The Turkish parliament voted on Tuesday to press on with debate about a constitutional reform package that would expand the powers of President Tayyip Erdogan, taking another step on the path towards an executive presidency.
Erdogan and his supporters argue that Turkey needs the strong leadership of an executive presidency to prevent a return to the fragile coalition governments of the past, but opponents fear the reform will fuel authoritarianism.
The initial vote, an early indicator of support for the bill, was passed with 338 votes, indicating that some deputies from the ruling AK Party and the nationalist opposition MHP, which backs the reform, had not voted in favor.
The bill needs the support of at least 330 deputies in the 550-seat assembly to go to a referendum, expected in the spring. The AKP has 316 deputies eligible to vote and the MHP 39.
Under the reform, Erdogan will be able to appoint and dismiss government ministers, take back the leadership of the ruling party, and govern until 2029.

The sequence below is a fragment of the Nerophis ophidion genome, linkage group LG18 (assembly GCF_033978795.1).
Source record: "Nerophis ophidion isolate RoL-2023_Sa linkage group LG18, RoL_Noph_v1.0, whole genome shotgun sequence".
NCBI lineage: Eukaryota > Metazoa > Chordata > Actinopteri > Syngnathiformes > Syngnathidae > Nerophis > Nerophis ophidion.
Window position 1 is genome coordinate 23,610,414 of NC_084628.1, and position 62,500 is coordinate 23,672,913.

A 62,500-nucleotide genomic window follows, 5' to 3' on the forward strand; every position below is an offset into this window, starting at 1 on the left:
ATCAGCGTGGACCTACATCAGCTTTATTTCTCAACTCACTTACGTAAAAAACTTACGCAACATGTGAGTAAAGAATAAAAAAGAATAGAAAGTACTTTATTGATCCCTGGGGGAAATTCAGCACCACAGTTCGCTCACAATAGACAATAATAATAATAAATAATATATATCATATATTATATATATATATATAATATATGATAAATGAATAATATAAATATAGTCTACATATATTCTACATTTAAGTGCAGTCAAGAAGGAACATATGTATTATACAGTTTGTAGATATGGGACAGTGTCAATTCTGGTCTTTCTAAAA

At Monday’s debate on the 18-article bill, Prime Minister Binali Yildirim said the reform would resolve the problem of Turkey having two executive authorities.
“There needs to be one authority in the executive branch,” he told the assembly. “Two captains sink the ship, there needs to be one captain.”
Of the 550-member assembly, 480 lawmakers voted overnight, of whom 134 voted against the bill. The remaining votes were abstentions, unmarked or invalid voting slips.
Debate on the individual articles is set to begin on Tuesday and the AKP plans to complete debate of the package by Jan. 24.
The plans foresee presidential and general elections in 2019 with a maximum of two five-year terms.